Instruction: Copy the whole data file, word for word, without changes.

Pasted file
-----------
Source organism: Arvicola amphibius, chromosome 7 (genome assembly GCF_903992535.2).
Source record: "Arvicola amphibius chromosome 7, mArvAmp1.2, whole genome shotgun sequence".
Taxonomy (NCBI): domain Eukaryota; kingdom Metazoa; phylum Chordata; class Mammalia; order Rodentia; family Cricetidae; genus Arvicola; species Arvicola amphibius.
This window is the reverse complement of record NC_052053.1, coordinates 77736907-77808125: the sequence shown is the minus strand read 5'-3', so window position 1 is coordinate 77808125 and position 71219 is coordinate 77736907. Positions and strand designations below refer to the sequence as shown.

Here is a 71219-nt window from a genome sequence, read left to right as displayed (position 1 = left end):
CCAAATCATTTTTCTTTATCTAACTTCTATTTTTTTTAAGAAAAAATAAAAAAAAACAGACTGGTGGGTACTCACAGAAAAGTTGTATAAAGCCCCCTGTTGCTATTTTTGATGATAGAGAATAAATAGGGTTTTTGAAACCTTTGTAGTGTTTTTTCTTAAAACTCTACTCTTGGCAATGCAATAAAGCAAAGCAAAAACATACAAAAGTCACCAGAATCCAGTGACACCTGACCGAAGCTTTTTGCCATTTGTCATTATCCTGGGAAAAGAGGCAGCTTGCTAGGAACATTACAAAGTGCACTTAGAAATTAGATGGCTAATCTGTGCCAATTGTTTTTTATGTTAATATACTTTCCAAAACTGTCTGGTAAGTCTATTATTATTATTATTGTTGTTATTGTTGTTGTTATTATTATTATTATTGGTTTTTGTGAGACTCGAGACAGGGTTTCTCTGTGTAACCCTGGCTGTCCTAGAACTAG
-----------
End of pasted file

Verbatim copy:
Source organism: Arvicola amphibius, chromosome 7 (genome assembly GCF_903992535.2).
Source record: "Arvicola amphibius chromosome 7, mArvAmp1.2, whole genome shotgun sequence".
Taxonomy (NCBI): domain Eukaryota; kingdom Metazoa; phylum Chordata; class Mammalia; order Rodentia; family Cricetidae; genus Arvicola; species Arvicola amphibius.
This window is the reverse complement of record NC_052053.1, coordinates 77736907-77808125: the sequence shown is the minus strand read 5'-3', so window position 1 is coordinate 77808125 and position 71219 is coordinate 77736907. Positions and strand designations below refer to the sequence as shown.

Here is a 71219-nt window from a genome sequence, read left to right as displayed (position 1 = left end):
CCAAATCATTTTTCTTTATCTAACTTCTATTTTTTTTAAGAAAAAATAAAAAAAAACAGACTGGTGGGTACTCACAGAAAAGTTGTATAAAGCCCCCTGTTGCTATTTTTGATGATAGAGAATAAATAGGGTTTTTGAAACCTTTGTAGTGTTTTTTCTTAAAACTCTACTCTTGGCAATGCAATAAAGCAAAGCAAAAACATACAAAAGTCACCAGAATCCAGTGACACCTGACCGAAGCTTTTTGCCATTTGTCATTATCCTGGGAAAAGAGGCAGCTTGCTAGGAACATTACAAAGTGCACTTAGAAATTAGATGGCTAATCTGTGCCAATTGTTTTTTATGTTAATATACTTTCCAAAACTGTCTGGTAAGTCTATTATTATTATTATTGTTGTTATTGTTGTTGTTATTATTATTATTATTGGTTTTTGTGAGACTCGAGACAGGGTTTCTCTGTGTAACCCTGGCTGTCCTAGAACTAG